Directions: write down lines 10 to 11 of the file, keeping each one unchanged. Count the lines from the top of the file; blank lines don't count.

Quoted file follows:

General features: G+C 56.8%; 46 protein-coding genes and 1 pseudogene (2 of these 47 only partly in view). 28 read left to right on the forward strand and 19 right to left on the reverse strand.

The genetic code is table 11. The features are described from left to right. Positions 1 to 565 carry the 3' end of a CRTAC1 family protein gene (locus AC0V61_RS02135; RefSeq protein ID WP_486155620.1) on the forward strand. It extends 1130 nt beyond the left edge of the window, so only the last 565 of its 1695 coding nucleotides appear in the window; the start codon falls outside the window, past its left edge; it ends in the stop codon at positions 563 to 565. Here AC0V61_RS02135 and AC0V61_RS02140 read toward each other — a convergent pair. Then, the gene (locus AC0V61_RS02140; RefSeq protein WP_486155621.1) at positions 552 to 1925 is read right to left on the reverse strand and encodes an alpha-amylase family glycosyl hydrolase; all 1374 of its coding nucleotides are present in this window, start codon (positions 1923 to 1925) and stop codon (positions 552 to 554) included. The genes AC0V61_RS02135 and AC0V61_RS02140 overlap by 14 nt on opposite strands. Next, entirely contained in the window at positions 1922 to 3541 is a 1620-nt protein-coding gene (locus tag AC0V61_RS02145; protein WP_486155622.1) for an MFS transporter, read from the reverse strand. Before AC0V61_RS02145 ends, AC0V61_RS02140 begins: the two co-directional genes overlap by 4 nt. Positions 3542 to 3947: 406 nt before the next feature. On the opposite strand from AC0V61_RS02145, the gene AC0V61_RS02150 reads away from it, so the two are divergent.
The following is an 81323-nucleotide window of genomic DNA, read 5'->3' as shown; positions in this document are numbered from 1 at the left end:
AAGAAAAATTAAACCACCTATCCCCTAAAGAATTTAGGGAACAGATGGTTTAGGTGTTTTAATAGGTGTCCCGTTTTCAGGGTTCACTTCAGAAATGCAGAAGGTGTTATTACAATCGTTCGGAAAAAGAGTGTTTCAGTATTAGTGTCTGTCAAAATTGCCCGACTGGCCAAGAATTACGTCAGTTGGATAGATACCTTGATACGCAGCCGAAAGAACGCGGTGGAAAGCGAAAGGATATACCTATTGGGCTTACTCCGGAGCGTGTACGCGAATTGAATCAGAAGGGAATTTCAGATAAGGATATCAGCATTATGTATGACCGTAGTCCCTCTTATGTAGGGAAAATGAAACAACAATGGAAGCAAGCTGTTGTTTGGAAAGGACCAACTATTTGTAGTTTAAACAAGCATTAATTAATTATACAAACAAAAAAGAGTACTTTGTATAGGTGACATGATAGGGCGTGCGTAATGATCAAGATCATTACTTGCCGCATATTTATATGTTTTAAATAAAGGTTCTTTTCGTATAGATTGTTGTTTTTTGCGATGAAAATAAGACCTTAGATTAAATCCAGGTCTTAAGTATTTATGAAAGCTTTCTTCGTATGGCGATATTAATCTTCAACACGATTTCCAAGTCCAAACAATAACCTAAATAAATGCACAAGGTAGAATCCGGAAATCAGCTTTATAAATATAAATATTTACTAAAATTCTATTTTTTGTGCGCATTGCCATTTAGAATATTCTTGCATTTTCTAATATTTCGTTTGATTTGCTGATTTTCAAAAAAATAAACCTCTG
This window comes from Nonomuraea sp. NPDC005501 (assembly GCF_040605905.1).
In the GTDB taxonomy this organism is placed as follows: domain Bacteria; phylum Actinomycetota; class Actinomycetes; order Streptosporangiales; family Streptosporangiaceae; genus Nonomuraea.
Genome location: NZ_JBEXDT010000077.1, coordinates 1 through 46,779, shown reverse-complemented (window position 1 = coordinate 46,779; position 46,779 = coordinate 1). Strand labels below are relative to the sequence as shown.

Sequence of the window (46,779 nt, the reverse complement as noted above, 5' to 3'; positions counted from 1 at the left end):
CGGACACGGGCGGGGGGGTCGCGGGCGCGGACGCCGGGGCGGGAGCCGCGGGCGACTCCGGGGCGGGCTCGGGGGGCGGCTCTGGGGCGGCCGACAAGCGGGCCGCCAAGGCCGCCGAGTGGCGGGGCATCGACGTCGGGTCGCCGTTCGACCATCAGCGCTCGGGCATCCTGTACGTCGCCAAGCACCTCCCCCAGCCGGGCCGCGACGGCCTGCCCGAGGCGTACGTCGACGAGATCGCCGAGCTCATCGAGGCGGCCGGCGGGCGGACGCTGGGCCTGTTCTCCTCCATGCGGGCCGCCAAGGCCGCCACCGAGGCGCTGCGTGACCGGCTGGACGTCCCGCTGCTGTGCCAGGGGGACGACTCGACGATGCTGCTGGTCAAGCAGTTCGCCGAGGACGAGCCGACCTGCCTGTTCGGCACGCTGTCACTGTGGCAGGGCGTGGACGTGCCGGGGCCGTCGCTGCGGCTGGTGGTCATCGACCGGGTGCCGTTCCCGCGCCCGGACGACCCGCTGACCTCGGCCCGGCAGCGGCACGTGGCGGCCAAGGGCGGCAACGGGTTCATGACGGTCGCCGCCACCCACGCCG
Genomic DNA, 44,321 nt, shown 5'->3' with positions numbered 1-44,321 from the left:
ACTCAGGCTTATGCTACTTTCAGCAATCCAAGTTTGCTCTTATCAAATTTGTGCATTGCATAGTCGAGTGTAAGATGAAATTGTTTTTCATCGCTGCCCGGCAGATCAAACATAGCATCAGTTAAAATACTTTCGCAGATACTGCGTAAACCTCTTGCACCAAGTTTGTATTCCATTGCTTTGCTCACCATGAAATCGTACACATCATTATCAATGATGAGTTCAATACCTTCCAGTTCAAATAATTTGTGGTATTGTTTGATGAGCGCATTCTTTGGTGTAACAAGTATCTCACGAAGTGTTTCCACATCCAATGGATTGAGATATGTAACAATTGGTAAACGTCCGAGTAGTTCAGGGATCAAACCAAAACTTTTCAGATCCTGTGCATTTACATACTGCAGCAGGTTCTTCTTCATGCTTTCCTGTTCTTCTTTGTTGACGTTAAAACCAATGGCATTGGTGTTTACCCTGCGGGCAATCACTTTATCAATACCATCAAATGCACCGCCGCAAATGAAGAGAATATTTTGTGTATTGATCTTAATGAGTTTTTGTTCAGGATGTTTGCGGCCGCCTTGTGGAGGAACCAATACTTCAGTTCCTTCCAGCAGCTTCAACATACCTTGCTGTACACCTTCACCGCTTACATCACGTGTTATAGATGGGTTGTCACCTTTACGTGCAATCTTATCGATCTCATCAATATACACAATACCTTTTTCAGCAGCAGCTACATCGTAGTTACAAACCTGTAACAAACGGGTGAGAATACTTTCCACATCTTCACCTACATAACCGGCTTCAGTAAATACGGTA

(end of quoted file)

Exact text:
Genomic DNA, 44,321 nt, shown 5'->3' with positions numbered 1-44,321 from the left:
ACTCAGGCTTATGCTACTTTCAGCAATCCAAGTTTGCTCTTATCAAATTTGTGCATTGCATAGTCGAGTGTAAGATGAAATTGTTTTTCATCGCTGCCCGGCAGATCAAACATAGCATCAGTTAAAATACTTTCGCAGATACTGCGTAAACCTCTTGCACCAAGTTTGTATTCCATTGCTTTGCTCACCATGAAATCGTACACATCATTATCAATGATGAGTTCAATACCTTCCAGTTCAAATAATTTGTGGTATTGTTTGATGAGCGCATTCTTTGGTGTAACAAGTATCTCACGAAGTGTTTCCACATCCAATGGATTGAGATATGTAACAATTGGTAAACGTCCGAGTAGTTCAGGGATCAAACCAAAACTTTTCAGATCCTGTGCATTTACATACTGCAGCAGGTTCTTCTTCATGCTTTCCTGTTCTTCTTTGTTGACGTTAAAACCAATGGCATTGGTGTTTACCCTGCGGGCAATCACTTTATCAATACCATCAAATGCACCGCCGCAAATGAAGAGAATATTTTGTGTATTGATCTTAATGAGTTTTTGTTCAGGATGTTTGCGGCCGCCTTGTGGAGGAACCAATACTTCAGTTCCTTCCAGCAGCTTCAACATACCTTGCTGTACACCTTCACCGCTTACATCACGTGTTATAGATGGGTTGTCACCTTTACGTGCAATCTTATCGATCTCATCAATATACACAATACCTTTTTCAGCAGCAGCTACATCGTAGTTACAAACCTGTAACAAACGGGTGAGAATACTTTCCACATCTTCACCTACATAACCGGCTTCAGTAAATACGGTA